Duncan and I had the pleasure of going to a preview showing of Hotel Transylvania, released in theaters on Friday, October 28th. We were actually quite surprised at this film- it had so many great elements, without the negative ones we expected.
First of all, I would not say this movie is scary. Our seven-year-old could have easily seen and enjoyed this movie with us. There are some rather unexpected or surprise moments which may be startling to the point of scary to a much younger child- there was a two-year old sitting behind us, and he was startled unpleasantly more than once.
The movie is likewise not “dumbed down” to the point of being boring to adults. I would say 85% of the pre-view audience was adults, and seemed to enjoy it very much.
The main concern for me with a children’s film is that it not be riddled with sexual content and inuendoes, inappropriate language, and an overall disrespect for authority. None of these were present in this film.
There were two main story lines going in this film. First, Dracula, the humorous and unexpected father is a typical protective dad of his daughter, turning 118 in the film. She wants to go out and see the world and break away from the happy, protective castle her father has spent his whole life creating for her. What is not typical is that he is a Vampire. This is not your typical vampire. He has impeccable manners, and states emphatically that he does NOT drink human blood- “It’s too fatty.” Instead he uses a blood substitute product likened to Egg Beaters. He is also quite afraid of humans, for reasons you discover later in the movie. He is a single dad, a widower, and in many ways reminds me of my own husband and most dads’ protective instincts about their little girl. It is funny and realistic all at once. He is a calm, loving father, gently singing his baby girl a lullaby, and reveals his monstrous side only when faced with a perceived threat toward her.
Watch this trailer to see what I mean:
The other major theme in the film is that a human dared to find his way into the “monster sanctuary.” Here he thinks he is at a grand costume party, but soon realizes that all the fictional monsters- from a not-so-scary Frankenstein to a blob, to the invisible man, to the skeletons in the closet are not just folks in costumes, but real. Of course, after hundreds of years of persecution and threats by humans to the monsters, the monsters are undeniably terrified of humans. They come to the Hotel as a vacation, a chance to kick back with their families and enjoy the things typical people enjoy- swimming, Karaoke dancing, and wonderful hotel service along with their children. It is like a huge family reunion for the monsters who all enjoy and respect the “Draculas” very much.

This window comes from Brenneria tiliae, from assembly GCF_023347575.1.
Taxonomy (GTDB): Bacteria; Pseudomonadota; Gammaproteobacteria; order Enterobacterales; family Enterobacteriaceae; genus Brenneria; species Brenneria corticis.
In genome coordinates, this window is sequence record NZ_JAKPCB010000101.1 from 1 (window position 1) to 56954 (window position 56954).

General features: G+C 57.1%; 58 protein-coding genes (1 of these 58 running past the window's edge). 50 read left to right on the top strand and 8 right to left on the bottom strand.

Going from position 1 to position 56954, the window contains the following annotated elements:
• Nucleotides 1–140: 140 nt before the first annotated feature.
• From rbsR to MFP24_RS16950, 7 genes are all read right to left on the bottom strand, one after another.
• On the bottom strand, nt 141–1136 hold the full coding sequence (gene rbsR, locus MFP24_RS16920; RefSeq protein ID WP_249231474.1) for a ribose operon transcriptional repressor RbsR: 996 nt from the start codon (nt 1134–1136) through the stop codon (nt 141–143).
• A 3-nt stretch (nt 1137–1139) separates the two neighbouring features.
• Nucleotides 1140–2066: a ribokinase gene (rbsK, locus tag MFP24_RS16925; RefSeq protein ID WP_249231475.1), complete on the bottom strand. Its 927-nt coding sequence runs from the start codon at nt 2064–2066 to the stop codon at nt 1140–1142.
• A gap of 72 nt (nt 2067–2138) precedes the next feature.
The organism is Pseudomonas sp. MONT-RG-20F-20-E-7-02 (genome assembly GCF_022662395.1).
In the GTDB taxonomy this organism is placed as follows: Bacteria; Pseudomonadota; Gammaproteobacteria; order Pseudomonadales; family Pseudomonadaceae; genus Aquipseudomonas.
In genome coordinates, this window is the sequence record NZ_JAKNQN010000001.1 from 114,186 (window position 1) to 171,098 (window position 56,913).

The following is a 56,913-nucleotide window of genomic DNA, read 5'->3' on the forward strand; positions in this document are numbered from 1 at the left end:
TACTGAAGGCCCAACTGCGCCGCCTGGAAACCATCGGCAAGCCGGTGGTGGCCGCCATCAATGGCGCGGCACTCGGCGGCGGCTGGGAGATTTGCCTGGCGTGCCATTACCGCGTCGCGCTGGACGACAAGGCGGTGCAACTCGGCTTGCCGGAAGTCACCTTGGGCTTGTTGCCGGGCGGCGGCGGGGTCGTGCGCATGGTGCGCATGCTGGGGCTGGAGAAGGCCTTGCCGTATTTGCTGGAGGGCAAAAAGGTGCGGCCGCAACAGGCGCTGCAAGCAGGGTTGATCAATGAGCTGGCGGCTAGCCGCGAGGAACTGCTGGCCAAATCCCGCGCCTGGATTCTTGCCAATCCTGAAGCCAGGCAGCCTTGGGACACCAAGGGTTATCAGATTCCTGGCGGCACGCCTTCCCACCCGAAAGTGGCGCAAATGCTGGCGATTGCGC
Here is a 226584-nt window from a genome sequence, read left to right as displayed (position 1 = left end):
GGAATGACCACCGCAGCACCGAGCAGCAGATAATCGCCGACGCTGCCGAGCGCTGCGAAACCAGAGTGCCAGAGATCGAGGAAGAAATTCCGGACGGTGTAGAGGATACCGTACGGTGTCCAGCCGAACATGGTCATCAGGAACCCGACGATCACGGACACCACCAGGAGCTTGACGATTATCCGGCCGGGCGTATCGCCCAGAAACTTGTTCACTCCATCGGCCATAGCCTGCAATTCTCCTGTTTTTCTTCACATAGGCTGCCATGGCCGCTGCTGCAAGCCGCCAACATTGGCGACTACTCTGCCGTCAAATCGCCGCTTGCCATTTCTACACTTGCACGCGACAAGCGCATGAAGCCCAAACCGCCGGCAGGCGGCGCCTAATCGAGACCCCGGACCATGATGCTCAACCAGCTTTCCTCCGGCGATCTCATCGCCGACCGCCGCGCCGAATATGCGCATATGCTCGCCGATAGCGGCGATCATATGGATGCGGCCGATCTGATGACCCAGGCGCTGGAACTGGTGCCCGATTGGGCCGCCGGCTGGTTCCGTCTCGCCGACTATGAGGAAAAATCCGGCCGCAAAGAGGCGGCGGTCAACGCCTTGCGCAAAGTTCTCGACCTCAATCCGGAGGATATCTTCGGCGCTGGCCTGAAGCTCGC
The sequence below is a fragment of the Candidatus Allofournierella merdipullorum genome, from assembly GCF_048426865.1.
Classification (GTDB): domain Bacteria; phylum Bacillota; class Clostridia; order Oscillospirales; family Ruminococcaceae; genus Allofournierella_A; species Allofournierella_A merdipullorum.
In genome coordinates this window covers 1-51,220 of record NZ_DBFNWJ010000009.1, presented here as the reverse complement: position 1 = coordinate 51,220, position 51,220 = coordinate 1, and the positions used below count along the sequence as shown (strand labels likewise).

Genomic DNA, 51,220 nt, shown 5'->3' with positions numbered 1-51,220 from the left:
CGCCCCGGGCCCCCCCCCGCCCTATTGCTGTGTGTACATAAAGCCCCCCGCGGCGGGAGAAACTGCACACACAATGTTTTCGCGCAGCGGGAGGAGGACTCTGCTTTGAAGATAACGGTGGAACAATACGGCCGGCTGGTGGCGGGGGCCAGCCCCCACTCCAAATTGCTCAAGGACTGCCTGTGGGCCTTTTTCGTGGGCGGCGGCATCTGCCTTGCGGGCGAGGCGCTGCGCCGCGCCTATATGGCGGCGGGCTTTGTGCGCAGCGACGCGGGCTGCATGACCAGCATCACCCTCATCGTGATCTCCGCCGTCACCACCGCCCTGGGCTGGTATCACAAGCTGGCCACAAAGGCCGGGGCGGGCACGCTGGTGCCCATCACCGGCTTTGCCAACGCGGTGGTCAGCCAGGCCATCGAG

This film shows the father going to great lengths to protect his little girl and to create a safe haven for her, only in the end to(predictavely) realize she does need her freedom to experience some of the world for herself. But here is one huge difference I see between Hotel and other films with coming-of-age young ladies. In this film, the daughter, Mavis truly respects her father and his wishes. She seeks his approval before setting out to discover the world, and even though he has gone through great lengths to instill in her a fear of humans, she still loves him when she discovers the truth for herself.
My overall impression of this film: It was a fun family film and I would not hesitate to take my children to see it (noting my comments above about the surprise elements that may be a little frightening for littles). There were many hilarious parts, and many just silly parts. I doubt this film will have the staying power of some of the Disney titles, but we truly enjoyed it for what it was: An enjoyable movie for the whole family.
About the Movie (From Grace Hill Media):
Welcome to Hotel Transylvania, Dracula’s lavish five-stake resort, where monsters and their families can live it up, free to be the monsters they are without humans to bother them. On one special weekend, Dracula has invited some of his best friends – Frankenstein and his wife, the Mummy, the Invisible Man, the Werewolf family, and more – to celebrate his beloved daughter Mavis’s 118th birthday. For Drac, catering to all of these legendary monsters is no problem – but everything could change for the overprotective dad when one ordinary guy stumbles on the hotel and takes a shine to Mavis.
Adam Sandler, Selena Gomez, Kevin James, CeeLo Green, Andy Samberg, Steve Buscemi